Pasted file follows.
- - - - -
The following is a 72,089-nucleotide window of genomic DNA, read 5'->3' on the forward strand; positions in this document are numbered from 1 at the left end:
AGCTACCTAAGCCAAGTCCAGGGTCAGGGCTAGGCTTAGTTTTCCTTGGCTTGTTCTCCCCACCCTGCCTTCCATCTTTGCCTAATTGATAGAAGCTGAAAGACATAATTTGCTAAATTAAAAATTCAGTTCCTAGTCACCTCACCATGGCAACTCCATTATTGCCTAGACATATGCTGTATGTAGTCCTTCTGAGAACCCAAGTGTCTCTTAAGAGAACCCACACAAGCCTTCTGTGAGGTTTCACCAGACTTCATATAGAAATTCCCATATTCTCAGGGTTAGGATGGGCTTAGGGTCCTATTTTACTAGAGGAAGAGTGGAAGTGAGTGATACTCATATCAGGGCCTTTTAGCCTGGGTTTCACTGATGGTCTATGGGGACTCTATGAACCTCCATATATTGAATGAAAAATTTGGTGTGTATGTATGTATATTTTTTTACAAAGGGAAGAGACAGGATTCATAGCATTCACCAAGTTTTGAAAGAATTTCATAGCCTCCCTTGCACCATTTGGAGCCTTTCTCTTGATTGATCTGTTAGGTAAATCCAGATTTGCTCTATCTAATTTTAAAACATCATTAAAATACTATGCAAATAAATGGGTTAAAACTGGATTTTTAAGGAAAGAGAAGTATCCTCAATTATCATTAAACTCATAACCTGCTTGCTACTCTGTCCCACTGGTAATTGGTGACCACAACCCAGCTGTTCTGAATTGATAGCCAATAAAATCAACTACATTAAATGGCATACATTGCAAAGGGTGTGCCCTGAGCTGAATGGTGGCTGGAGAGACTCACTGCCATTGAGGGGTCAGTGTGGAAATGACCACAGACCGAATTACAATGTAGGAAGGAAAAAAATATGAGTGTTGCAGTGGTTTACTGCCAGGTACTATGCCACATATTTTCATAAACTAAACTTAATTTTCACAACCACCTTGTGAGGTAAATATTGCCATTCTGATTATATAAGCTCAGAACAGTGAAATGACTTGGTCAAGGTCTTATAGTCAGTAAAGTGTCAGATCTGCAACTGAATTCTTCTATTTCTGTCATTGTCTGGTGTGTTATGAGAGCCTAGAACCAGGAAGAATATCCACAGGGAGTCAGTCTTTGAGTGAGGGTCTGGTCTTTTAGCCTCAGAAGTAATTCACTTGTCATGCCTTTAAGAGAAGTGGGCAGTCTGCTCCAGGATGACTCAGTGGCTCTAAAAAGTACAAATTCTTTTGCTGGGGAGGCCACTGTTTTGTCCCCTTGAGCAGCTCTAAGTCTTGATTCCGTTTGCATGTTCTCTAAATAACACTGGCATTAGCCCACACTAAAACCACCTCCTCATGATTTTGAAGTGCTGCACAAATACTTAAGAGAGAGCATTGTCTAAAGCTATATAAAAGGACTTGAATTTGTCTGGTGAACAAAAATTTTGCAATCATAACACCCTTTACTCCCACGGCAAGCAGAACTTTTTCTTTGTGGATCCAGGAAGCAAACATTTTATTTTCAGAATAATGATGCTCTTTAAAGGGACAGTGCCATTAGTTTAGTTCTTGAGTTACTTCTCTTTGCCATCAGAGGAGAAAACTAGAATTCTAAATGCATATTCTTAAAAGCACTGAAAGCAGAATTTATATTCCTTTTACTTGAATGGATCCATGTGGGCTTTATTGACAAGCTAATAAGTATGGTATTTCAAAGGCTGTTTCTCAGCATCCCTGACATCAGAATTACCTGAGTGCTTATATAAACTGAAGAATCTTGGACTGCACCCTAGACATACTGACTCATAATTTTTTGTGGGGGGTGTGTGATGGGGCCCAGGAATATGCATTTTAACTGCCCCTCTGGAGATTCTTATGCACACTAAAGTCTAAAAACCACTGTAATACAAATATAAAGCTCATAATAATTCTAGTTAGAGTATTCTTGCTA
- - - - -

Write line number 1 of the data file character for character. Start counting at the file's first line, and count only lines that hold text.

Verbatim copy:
The following is a 72,089-nucleotide window of genomic DNA, read 5'->3' on the forward strand; positions in this document are numbered from 1 at the left end: